horseman sprang from his horse, the singer to his feet,and they clasped and embraced each other right lovingly. They had much to tell, for they had been a long while parted ; Leutwald at home in the fair city, under the teaching of the most accomplished minstrels; Adelard with the renowned Count Albert of Bayreuth, who for his beauty and his knightly prowess was surnamed Albert Achilles. With him had the warlike youth lived after his heart’s desire ; and he too had become dear to the German Achilles for his skill in arms, and for many proofs of dauntless contempt of death displayed in hard-fought battles.

   ” So, then, it was a grief to you to leave him ?” asked Leutwald of his friend.

   ” Indeed it was,” answered Adelard ; ” but what could be done ? As soon as the count mustered his troops against our beloved mother, the holy free city of Nuremberg, I made myself ready, fastened my horse to the gate, and then, resolved in mind, and with girded sword, I mounted the stairs to my beloved lord, saying, ‘ You have been a gracious prince to me; but as things are at present, I must use against yourself the skill I learned from you.’ 

    I thought the valiant Achilles would have broken forth in anger, as is sometimes his way, but he smiled quietly to himself. ‘ Thou art a brave fellow ;’ then again a little time he was silent, jingling the large knightly sword, inlaid with gold, which never leaves his side, and spoke : ‘ This sword might one day have made thee a knight. Now, however, it may strike thee after another fashion. See only that thou comest honourably under its stroke ; so will it be for thy good, whether it touch thee with the flat edge or with the sharp —for life or for death.’ Then he dismissed me after his gracious manner ; and as I rode forth, a solemn stillness came on my soul ; but since I reached our own borders, and still more since I have met with you, I have become light-hearted as before. But are you ready here ? It is full time.”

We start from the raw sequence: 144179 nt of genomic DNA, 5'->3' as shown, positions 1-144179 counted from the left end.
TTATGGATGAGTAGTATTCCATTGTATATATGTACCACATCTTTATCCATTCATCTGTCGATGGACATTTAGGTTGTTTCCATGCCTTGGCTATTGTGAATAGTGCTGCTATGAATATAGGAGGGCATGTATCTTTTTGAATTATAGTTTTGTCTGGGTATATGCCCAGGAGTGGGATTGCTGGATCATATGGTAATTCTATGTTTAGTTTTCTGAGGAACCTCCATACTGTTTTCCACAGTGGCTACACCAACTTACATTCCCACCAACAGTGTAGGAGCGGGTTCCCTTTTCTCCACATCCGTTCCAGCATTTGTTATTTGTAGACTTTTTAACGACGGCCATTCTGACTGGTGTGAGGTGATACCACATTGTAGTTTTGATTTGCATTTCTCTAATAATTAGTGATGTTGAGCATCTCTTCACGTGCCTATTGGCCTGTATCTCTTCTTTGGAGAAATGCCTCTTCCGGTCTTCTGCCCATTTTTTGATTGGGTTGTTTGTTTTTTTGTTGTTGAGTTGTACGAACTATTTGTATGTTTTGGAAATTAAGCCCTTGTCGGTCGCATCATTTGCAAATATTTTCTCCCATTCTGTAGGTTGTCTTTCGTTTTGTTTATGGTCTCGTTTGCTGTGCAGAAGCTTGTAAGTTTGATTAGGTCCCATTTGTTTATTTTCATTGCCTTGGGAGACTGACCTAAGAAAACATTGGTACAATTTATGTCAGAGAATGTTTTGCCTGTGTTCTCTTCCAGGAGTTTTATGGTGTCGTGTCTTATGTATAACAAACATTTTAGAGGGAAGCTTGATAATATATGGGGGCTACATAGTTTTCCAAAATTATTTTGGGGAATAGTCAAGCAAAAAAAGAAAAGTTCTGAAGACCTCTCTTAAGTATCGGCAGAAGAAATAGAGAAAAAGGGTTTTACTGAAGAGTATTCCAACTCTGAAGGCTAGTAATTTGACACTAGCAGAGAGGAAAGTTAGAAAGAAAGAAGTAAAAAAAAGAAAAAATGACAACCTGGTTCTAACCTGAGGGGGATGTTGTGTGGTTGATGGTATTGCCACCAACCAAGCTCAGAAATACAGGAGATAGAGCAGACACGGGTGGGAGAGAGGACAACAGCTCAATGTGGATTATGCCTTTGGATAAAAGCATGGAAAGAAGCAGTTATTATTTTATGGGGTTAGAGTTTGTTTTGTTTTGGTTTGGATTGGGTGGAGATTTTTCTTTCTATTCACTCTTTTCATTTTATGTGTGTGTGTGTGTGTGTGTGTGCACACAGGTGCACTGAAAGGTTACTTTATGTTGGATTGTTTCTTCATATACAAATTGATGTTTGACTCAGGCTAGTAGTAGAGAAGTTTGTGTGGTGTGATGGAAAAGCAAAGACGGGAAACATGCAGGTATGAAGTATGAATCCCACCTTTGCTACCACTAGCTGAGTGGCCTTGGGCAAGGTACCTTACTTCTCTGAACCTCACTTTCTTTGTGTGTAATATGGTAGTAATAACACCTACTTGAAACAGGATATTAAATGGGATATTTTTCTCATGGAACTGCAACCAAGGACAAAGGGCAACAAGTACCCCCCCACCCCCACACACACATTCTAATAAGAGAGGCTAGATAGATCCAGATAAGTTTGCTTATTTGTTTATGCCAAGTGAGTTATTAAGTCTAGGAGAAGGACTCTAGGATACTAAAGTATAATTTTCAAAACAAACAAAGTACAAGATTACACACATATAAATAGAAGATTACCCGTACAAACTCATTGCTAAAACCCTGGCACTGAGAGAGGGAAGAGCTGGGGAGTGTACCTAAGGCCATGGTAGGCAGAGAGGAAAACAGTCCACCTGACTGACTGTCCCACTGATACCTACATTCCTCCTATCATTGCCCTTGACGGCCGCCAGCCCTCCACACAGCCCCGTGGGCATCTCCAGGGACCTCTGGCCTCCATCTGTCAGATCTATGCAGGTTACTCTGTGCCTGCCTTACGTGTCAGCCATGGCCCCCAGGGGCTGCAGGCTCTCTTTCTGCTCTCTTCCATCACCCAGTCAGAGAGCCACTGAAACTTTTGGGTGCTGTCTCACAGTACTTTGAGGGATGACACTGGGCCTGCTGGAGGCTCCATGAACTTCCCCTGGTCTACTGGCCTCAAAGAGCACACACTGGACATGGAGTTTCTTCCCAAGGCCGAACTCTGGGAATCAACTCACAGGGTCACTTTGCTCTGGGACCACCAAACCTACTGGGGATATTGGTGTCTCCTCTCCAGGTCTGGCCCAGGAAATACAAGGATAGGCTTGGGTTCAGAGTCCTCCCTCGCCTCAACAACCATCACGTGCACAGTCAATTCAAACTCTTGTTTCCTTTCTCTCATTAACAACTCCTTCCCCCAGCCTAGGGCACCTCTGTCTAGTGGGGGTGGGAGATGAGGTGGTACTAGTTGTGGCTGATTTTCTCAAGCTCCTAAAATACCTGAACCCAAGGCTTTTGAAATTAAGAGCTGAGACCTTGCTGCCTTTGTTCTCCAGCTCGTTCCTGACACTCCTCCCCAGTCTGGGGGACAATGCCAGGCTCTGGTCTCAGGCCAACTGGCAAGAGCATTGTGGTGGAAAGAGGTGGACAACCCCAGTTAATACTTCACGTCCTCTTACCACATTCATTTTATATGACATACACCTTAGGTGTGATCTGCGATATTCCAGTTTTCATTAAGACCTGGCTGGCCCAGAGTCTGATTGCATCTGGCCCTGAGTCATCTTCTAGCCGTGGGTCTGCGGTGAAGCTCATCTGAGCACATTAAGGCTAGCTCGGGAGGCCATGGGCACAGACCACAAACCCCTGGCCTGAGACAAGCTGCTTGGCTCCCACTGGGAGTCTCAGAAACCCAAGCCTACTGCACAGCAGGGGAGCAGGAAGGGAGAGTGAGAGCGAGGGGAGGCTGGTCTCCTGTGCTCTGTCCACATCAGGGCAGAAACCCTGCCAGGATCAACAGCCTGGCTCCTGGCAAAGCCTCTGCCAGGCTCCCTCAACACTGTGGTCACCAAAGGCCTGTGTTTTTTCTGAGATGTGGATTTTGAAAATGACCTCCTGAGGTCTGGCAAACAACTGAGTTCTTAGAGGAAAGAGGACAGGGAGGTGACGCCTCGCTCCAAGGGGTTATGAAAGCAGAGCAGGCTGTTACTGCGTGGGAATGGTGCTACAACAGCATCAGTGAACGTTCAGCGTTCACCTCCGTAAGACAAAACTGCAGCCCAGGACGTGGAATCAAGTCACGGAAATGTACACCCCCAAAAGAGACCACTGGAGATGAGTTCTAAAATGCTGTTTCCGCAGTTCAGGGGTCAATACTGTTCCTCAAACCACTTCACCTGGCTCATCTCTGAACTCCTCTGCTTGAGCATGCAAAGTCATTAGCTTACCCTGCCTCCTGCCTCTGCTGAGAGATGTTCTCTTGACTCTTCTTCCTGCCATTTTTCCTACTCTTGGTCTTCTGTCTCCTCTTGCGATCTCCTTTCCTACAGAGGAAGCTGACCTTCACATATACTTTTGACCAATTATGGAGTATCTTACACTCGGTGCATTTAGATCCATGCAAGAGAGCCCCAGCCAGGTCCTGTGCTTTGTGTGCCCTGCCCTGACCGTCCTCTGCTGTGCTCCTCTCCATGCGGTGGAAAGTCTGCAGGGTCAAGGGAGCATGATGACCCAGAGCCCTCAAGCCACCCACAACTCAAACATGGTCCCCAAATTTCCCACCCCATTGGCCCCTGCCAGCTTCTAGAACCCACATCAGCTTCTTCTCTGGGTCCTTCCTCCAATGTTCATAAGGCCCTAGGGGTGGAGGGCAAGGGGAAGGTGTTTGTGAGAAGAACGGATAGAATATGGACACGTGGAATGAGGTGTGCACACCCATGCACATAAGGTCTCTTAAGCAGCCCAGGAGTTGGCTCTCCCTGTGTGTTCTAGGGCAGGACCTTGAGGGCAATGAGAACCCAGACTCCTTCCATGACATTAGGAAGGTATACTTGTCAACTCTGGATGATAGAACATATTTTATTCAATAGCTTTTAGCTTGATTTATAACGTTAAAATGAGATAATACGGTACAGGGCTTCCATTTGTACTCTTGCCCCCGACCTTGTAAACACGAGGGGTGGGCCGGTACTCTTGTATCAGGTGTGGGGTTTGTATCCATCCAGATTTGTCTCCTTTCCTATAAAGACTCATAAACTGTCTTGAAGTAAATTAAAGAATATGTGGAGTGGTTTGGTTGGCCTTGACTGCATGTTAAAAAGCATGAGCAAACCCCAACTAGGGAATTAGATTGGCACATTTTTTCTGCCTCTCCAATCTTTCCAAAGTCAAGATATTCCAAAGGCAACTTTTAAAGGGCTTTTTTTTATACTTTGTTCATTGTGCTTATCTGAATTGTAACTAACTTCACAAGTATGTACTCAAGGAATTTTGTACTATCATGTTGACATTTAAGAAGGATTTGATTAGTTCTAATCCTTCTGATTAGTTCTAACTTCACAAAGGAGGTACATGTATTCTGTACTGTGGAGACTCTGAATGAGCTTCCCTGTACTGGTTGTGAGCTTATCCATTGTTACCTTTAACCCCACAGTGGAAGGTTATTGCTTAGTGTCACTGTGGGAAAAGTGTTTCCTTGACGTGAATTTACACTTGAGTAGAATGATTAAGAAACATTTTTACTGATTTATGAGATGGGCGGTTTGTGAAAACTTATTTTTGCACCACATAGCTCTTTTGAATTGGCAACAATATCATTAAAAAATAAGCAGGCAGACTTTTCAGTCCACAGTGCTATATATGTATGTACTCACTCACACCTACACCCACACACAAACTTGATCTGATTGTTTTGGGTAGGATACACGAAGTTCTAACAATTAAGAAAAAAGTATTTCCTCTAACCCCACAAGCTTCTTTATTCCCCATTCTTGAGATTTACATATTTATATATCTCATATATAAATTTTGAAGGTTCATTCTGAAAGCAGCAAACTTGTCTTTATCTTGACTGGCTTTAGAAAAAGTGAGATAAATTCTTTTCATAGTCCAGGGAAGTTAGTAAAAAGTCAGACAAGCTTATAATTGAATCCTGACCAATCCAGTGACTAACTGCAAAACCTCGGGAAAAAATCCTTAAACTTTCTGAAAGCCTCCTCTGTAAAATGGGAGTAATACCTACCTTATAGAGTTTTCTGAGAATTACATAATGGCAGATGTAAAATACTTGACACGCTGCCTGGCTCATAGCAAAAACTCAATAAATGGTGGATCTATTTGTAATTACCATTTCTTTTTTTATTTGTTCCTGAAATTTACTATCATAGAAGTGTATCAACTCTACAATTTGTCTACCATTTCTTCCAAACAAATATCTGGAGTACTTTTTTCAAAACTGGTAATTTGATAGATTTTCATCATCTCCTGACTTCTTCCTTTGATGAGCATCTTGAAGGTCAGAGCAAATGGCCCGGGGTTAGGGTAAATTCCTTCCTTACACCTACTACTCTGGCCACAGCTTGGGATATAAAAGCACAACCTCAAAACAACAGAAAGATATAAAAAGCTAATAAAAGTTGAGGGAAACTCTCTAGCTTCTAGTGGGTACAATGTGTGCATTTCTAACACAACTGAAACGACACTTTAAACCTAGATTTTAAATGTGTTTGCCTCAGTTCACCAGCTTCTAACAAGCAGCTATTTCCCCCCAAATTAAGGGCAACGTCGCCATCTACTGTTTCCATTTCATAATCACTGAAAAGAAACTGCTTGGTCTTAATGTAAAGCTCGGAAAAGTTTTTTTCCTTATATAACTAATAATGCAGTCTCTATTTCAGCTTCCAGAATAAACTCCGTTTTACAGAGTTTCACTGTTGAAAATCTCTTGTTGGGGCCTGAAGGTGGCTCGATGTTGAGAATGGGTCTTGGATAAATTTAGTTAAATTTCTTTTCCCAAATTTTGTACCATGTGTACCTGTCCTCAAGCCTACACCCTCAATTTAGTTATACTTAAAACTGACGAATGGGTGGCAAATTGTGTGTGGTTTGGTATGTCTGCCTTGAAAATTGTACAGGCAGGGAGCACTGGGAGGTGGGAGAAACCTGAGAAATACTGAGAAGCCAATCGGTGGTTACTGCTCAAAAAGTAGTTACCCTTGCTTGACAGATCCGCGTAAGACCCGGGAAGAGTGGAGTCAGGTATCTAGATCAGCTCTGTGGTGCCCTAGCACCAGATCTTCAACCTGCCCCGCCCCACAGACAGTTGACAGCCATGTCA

” That we know well,” answered Leutwald. ” Only come you today to the aged Councillor Scharf. There will be a cheerful meal; you will learn what is about to happen ; and be of good heart.”

    Then the two youths embraced joyfully ; and leading the horse after them, approached the city, singing battle-songs with all their heart and voice, through the flowery country . At the house of the venerable councillor Adam Scharf there was an assemblage of the brave citizens of every sort. Some whose hoary heads, bowed down with age, seemed to look forward to their last deed of arms, and close beyond it to an honourable grave ; others who, in the midday of life, moved on with lofty resolve ; others, and many more, with fresh colours on their cheeks and bright hopes in their hearts. 

    Here the two youths, Adelard and Leutwald, were right welcome ; and as every one gladly beheld the latter on account of his graceful songs, so they took no less pleasure in the knightly-trained pupil of their valiant foe, the German Achilles. 

Read the rest of this Antique German Story in Translation in its entirety here!

Willibald Alexis: “Fredericus Rex”

Excerpt, “The Book of German Songs from the Sixteenth to the Nineteenth Century.” Translated and Edited by H. W. Dulcken. 1856.

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FREDERICUS REX

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FREDERICUS REX, our king and lord,

To all of his soldiers “To arms!” gave the word;

“Two hundred battalions, a thousand squadrons here!”

And he gave sixty cartridges to each grenadier.

.

“You rascally fellows,” his majesty began,

“Look that each of you stands for me in battle like a man

They’re grudging Silesia and Glatz to me,

And the hundred millions in my treasury.

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“The Empress with the French an alliance has signed,

And raised the Roman kingdom against me, I find;